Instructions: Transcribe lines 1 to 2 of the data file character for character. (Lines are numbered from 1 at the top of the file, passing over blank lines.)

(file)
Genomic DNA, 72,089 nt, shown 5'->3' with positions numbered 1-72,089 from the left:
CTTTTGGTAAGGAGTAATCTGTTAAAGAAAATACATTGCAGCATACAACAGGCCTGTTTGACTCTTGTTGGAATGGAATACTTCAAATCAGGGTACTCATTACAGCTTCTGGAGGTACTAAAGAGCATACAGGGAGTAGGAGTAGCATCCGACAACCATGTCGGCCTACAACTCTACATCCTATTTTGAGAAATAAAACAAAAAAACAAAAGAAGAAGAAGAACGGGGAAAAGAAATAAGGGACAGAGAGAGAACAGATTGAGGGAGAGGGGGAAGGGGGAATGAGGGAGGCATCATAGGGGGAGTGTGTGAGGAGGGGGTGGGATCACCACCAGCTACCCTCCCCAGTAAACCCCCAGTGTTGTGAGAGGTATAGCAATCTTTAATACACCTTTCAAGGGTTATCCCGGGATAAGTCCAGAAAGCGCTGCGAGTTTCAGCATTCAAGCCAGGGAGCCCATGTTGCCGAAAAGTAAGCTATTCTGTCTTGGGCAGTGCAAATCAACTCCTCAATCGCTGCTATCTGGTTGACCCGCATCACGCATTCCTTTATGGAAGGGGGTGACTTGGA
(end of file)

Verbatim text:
Genomic DNA, 72,089 nt, shown 5'->3' with positions numbered 1-72,089 from the left:
CTTTTGGTAAGGAGTAATCTGTTAAAGAAAATACATTGCAGCATACAACAGGCCTGTTTGACTCTTGTTGGAATGGAATACTTCAAATCAGGGTACTCATTACAGCTTCTGGAGGTACTAAAGAGCATACAGGGAGTAGGAGTAGCATCCGACAACCATGTCGGCCTACAACTCTACATCCTATTTTGAGAAATAAAACAAAAAAACAAAAGAAGAAGAAGAACGGGGAAAAGAAATAAGGGACAGAGAGAGAACAGATTGAGGGAGAGGGGGAAGGGGGAATGAGGGAGGCATCATAGGGGGAGTGTGTGAGGAGGGGGTGGGATCACCACCAGCTACCCTCCCCAGTAAACCCCCAGTGTTGTGAGAGGTATAGCAATCTTTAATACACCTTTCAAGGGTTATCCCGGGATAAGTCCAGAAAGCGCTGCGAGTTTCAGCATTCAAGCCAGGGAGCCCATGTTGCCGAAAAGTAAGCTATTCTGTCTTGGGCAGTGCAAATCAACTCCTCAATCGCTGCTATCTGGTTGACCCGCATCACGCATTCCTTTATGGAAGGGGGTGACTTGGA